Current City Hall
"Move Forward In Hawarden Iowa"
Location of Hawarden, Iowa
|Incorporated||March 18, 1887|
|• Mayor||Ric Porter|
|• Administrator||Michael DeBruin|
|• Total||2.91 sq mi (7.55 km2)|
|• Land||2.78 sq mi (7.20 km2)|
|• Water||0.14 sq mi (0.35 km2)|
|Elevation||1,181 ft (360 m)|
| • Estimate |
|• Density||879.77/sq mi (339.66/km2)|
|Time zone||UTC−6 (Central (CST))|
|• Summer (DST)||UTC−5 (CDT)|
|GNIS feature ID||0457324|
|Website||City of Hawarden, Iowa|
Hawarden is located very near to the center of the North American continent, far removed from any major bodies of water. This lends the area a humid continental climate, with hot, humid summers, cold snowy winters, and wide temperature extremes. Summers can bring daytime temperatures that climb into the 90s Fahrenheit, and winter lows can be well below zero.
|Monthly normal and record high and low temperatures|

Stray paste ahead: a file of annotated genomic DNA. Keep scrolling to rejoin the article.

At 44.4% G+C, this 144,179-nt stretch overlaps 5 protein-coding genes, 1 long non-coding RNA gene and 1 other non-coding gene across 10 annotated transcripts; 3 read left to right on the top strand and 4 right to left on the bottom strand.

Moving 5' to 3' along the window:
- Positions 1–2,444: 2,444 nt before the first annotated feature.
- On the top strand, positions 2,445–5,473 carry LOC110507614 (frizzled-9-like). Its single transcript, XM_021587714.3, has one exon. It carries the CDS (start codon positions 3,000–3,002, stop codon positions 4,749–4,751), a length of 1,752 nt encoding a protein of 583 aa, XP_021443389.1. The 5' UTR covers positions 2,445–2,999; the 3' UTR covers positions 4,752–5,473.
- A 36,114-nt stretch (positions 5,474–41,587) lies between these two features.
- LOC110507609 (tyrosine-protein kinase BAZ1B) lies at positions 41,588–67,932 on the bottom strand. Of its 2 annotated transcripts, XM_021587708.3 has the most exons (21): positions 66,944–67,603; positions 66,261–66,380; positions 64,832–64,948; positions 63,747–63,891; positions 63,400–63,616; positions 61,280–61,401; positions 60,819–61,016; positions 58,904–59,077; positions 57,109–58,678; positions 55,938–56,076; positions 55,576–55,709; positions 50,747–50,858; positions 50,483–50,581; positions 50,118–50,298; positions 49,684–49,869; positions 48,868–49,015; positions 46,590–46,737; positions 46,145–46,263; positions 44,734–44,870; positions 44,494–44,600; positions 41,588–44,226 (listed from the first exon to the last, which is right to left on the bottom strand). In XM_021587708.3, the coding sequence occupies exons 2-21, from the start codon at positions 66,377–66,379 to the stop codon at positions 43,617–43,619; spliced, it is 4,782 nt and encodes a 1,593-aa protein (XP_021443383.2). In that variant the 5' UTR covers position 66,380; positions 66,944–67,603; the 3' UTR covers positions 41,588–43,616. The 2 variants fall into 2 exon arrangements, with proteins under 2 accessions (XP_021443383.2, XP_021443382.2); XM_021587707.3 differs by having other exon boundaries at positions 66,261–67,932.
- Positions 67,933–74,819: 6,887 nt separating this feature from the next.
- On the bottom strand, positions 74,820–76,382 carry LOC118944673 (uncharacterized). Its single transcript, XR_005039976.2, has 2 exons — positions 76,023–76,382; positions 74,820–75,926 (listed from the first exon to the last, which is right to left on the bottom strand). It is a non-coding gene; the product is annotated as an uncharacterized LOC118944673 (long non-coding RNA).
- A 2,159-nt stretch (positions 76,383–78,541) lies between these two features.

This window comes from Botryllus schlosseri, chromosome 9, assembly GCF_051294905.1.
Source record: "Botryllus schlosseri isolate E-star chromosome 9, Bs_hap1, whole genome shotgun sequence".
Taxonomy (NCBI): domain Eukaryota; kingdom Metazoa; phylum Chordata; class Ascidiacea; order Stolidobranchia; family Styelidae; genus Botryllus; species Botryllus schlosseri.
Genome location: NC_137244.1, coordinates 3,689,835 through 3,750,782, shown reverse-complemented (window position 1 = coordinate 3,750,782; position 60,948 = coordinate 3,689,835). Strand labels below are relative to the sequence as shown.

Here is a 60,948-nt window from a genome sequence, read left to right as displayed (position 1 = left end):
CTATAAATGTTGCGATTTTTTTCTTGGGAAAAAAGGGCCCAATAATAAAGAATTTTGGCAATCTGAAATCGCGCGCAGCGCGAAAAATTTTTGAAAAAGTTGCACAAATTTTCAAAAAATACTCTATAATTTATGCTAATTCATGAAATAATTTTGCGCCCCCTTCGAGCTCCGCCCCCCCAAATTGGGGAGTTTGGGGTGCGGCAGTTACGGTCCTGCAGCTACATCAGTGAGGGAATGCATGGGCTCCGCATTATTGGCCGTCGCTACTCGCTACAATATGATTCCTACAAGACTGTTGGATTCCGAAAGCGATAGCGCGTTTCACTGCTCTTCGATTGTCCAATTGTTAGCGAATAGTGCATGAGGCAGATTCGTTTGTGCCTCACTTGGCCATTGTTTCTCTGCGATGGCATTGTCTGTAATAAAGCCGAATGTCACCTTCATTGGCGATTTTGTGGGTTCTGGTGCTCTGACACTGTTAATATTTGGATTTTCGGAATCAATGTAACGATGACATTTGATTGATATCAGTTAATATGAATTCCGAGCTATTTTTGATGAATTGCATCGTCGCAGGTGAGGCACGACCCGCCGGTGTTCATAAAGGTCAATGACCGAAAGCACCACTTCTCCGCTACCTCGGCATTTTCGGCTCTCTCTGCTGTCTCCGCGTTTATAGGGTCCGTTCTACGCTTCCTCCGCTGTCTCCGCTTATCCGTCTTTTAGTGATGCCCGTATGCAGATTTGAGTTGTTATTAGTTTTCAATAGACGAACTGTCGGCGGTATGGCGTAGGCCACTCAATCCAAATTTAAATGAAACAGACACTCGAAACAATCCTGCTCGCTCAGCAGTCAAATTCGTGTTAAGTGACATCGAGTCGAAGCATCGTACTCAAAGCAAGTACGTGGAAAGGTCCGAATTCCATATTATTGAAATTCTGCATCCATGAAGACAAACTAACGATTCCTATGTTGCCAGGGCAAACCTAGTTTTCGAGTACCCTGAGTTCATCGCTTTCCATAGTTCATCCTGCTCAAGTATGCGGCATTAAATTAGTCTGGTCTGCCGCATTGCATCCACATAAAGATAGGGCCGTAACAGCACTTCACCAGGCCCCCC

|Rec High °F||71||71||91||97||102||108||108||104||103||94||81||70|
|Norm High °F||28.7||35||47.3||61.7||73.2||82.5||86.2||83.7||76||63.7||44.8||31.7|
|Norm Low °F||8.5||15.3||25.7||37.3||49.2||58.5||62.9||60.6||50.1||38||24.8||12.8|
|Rec Low °F||-26||-26||-22||-2||25||38||42||37||24||12||-9||-24|
|Source: USTravelWeather.com |
|Source:"U.S. Census website". United States Census Bureau. Retrieved March 29, 2020. and Iowa Data Center|
As of the census of 2010, there were 2,546 people, 1,020 households, and 667 families living in the city. The population density was 881.0 inhabitants per square mile (340.2/km2). There were 1,152 housing units at an average density of 398.6 per square mile (153.9/km2). The racial makeup of the city was 86.8% White, 0.5% African American, 0.9% Native American, 0.3% Asian, 10.6% from other races, and 0.9% from two or more races. Hispanic or Latino of any race were 20.0% of the population.